Saturday 18 November 2017

Movie reviews: The Red Turtle, The Other Side of Hope, Diary of a Wimpy Kid: The Long Haul

  • Pirates of the Caribbean: Salazar's Revenge (12A, 129mins) ★★
  • The Red Turtle (PG, 81mins) ★★★★
  • The Other Side of Hope(12A, 100mins) ★★★★
  • Diary of a Wimpy Kid: The Long Haul (G, 90mins) ★★
Diary of a Wimpy Kid: The Long Haul
Diary of a Wimpy Kid: The Long Haul
Arrr matey: Johnny Depp is back on deck as Jack Sparrow in Salazar's Revenge

Paul Whitington

Spinning five films out of a hokey theme park ride is pretty good going, even for Disney, which has splashed out a cool $230m (¤205m) on this latest Pirates of the Caribbean adventure. It sounds like a sound investment when you consider that the last episode, On Stranger Tides, grossed $1bn (€890m), but I wonder will Salazar's Revenge be a bridge too far. Because despite some remarkable special effects, the whole enterprise feels tired, contrived, and nothing seems wearier than Johnny Depp's pantomime pirate routine.

Will-o-the-wisp sea dog Captain Jack Sparrow is about to be executed by some Caribbean despot when he's rescued by his old crew and a callow young man called Henry Turner (Brenton Thwaites). He wants Jack to help him break a curse that has separated him from his parents - played by Orlando Bloom and Keira Knightley in the original film. Which is all very well, but matters more pressing present when Jack discovers he's being hunted by a zombie Spanish naval captain. Salazar (Javier Bardem) haunts the high seas in a hull-eating craft, and blames Sparrow for having scuttled his ship and doomed the Spaniard and his crew to a purgatorial existence.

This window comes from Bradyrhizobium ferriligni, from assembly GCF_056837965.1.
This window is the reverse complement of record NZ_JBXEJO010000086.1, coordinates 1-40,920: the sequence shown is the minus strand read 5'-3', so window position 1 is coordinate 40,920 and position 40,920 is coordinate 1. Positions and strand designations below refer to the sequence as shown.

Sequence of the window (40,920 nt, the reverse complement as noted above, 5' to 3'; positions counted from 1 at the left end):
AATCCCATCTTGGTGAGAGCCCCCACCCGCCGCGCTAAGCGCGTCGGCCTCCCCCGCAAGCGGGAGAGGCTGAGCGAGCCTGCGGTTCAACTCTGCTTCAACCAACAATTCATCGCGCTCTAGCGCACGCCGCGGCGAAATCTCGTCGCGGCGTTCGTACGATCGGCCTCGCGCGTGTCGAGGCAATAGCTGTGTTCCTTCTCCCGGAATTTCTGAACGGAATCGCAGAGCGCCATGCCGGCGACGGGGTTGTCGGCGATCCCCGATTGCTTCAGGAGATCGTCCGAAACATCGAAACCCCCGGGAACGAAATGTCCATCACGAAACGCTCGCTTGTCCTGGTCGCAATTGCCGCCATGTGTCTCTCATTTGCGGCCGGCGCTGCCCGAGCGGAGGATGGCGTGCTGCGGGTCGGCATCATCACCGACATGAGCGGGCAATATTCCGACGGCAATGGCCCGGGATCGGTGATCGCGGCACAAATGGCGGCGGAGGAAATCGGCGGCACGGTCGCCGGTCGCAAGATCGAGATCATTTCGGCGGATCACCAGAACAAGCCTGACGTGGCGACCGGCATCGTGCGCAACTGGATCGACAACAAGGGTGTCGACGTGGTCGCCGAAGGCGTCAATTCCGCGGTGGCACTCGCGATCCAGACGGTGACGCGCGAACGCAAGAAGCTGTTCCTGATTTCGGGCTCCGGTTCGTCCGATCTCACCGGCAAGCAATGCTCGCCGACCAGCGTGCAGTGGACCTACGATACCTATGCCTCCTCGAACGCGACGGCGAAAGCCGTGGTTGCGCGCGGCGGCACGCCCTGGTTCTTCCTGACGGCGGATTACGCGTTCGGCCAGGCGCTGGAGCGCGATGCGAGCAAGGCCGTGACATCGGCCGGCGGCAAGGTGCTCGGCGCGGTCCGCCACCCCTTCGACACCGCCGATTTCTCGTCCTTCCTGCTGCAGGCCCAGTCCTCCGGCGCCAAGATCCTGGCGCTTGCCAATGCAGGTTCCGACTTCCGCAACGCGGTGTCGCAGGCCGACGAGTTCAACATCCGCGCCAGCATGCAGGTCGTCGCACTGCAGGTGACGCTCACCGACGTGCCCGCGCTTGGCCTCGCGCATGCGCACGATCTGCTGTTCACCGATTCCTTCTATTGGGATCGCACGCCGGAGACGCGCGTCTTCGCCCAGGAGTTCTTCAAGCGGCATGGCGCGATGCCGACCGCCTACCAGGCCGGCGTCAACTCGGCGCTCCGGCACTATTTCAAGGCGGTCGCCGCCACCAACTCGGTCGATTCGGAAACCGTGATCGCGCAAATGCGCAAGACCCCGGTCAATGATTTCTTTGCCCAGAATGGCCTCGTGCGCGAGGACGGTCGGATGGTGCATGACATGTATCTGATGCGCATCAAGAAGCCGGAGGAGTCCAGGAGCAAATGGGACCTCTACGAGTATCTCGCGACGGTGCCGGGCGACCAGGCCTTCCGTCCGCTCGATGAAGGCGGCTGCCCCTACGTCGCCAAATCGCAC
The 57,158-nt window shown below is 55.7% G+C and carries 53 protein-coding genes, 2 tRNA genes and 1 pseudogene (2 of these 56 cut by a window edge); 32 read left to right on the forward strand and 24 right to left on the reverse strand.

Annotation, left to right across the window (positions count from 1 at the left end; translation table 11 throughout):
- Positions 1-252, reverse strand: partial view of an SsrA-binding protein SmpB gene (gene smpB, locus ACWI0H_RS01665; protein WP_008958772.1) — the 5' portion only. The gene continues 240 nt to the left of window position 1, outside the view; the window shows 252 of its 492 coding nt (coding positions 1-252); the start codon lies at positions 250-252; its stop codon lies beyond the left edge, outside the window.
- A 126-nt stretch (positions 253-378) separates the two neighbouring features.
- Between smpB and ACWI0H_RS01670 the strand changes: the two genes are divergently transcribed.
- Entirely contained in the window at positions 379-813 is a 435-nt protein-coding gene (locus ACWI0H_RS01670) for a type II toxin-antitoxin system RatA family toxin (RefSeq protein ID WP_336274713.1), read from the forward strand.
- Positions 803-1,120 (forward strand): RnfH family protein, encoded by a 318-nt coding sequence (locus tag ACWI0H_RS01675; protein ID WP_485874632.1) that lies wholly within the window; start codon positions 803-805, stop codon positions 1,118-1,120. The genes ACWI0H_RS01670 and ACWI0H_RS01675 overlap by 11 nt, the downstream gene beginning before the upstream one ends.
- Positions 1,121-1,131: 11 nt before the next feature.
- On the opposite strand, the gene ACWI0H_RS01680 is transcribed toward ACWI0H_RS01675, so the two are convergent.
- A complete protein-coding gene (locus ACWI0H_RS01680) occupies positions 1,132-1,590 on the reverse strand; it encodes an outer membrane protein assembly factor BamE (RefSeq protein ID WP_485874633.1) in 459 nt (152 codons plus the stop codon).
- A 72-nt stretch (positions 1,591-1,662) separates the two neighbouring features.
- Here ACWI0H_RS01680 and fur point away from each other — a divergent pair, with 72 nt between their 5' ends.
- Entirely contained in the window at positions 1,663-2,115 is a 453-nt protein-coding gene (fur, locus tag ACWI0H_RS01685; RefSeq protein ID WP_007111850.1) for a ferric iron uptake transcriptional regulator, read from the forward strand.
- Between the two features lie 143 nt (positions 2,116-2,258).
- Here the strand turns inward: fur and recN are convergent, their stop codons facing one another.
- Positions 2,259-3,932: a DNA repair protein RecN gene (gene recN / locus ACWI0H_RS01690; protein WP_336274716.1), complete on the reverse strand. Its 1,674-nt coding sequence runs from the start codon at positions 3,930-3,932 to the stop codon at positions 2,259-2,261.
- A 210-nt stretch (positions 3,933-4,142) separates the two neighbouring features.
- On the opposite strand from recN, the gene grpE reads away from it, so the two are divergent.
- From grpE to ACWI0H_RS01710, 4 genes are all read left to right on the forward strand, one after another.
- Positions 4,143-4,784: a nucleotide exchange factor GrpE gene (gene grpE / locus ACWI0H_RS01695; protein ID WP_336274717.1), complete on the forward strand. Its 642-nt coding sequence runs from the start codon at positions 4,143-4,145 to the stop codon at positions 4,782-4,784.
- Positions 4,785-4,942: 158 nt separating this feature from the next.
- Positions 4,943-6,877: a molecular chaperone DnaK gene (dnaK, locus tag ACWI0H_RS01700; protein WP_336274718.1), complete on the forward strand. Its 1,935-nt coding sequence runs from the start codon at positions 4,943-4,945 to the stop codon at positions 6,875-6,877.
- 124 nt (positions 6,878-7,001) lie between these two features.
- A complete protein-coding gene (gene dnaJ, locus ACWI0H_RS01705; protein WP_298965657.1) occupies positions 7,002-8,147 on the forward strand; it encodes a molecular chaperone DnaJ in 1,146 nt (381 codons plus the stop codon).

The plots of these films have always been nonsensical, but this one seems daft above and beyond the call of duty. There are some impressive CGI set pieces, such as a dramatic parting of the waves late on, and Javier Bardem does his best to deliver a performance from beneath thickly caked piles of fright make-up. But Salazar's Revenge is a wearisome affair overall, and Depp's Sparrow act has moved beyond parody into something rather shrill, and tinny.


Produced by Studio Ghibli and directed by Michael Dudok de Wit, The Red Turtle is a breathtaking animated feature that starts out as a fairly straightforward Robinson Crusoe adventure before becoming something much more mysterious. In a magnificent opening sequence, a lone man is tossed about like a doll in a sea storm before washing up on a lonely beach.

The island he explores is small and uninhabited, and he rages Lear-like against the unfairness of his lot before help arrives from an unexpected source. A green agenda is at work: the man gets nowhere when he fights nature, everywhere when he embraces it. There are few words, but The Red Turtle doesn't need them: nature is the star of this film.


Veteran Finnish film-maker Aki Kaurismaki: simultaneously whimsical and serious, his stories tackle grim social problems with humour and compassion. The Other Side of Hope, tells two stories that gradually elide: the first concerns Khaled (Sherwan Haji), a Syrian stowaway who emerges, wraith-like, from a pile of coal on the Helsinki docks and begins the painful asylum vetting process. In the other story, a businessman called Waldemar Wigstrom (Sakari Kuosmanen) walks out on his wife and decides to open a restaurant.

How these two men's fates collide I will leave to your imagination, but The Other Side of Hope is a film full of playful asides and moving moments, outbursts of music, joy and despair. It's odd, and will stay with you.


Diary of a Wimpy Kid: The Long Haul, however, will be forgotten quickly and forever. Up until now I've enjoyed these whimsical family films based on the best-selling children's books by Jeff Kinney: a good ensemble cast spun out Kinney's jokes and extended pratfalls with skill, and a good time was had by all. But child actors grow up, and this film has entailed a complete change of cast. Big mistake, as it turns out, because what the original actors executed with ease, this lot make look clumsy, and joyless.

Irish Independent

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